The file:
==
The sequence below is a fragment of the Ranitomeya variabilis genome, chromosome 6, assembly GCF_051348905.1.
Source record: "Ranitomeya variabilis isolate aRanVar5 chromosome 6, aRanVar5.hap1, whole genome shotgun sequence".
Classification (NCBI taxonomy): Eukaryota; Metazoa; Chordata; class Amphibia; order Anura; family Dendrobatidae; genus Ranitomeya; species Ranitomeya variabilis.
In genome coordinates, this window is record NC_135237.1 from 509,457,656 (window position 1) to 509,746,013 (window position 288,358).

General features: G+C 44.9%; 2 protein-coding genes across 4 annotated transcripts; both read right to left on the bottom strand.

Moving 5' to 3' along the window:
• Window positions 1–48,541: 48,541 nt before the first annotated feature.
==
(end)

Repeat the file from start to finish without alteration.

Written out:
The sequence below is a fragment of the Ranitomeya variabilis genome, chromosome 6, assembly GCF_051348905.1.
Source record: "Ranitomeya variabilis isolate aRanVar5 chromosome 6, aRanVar5.hap1, whole genome shotgun sequence".
Classification (NCBI taxonomy): Eukaryota; Metazoa; Chordata; class Amphibia; order Anura; family Dendrobatidae; genus Ranitomeya; species Ranitomeya variabilis.
In genome coordinates, this window is record NC_135237.1 from 509,457,656 (window position 1) to 509,746,013 (window position 288,358).

General features: G+C 44.9%; 2 protein-coding genes across 4 annotated transcripts; both read right to left on the bottom strand.

Moving 5' to 3' along the window:
• Window positions 1–48,541: 48,541 nt before the first annotated feature.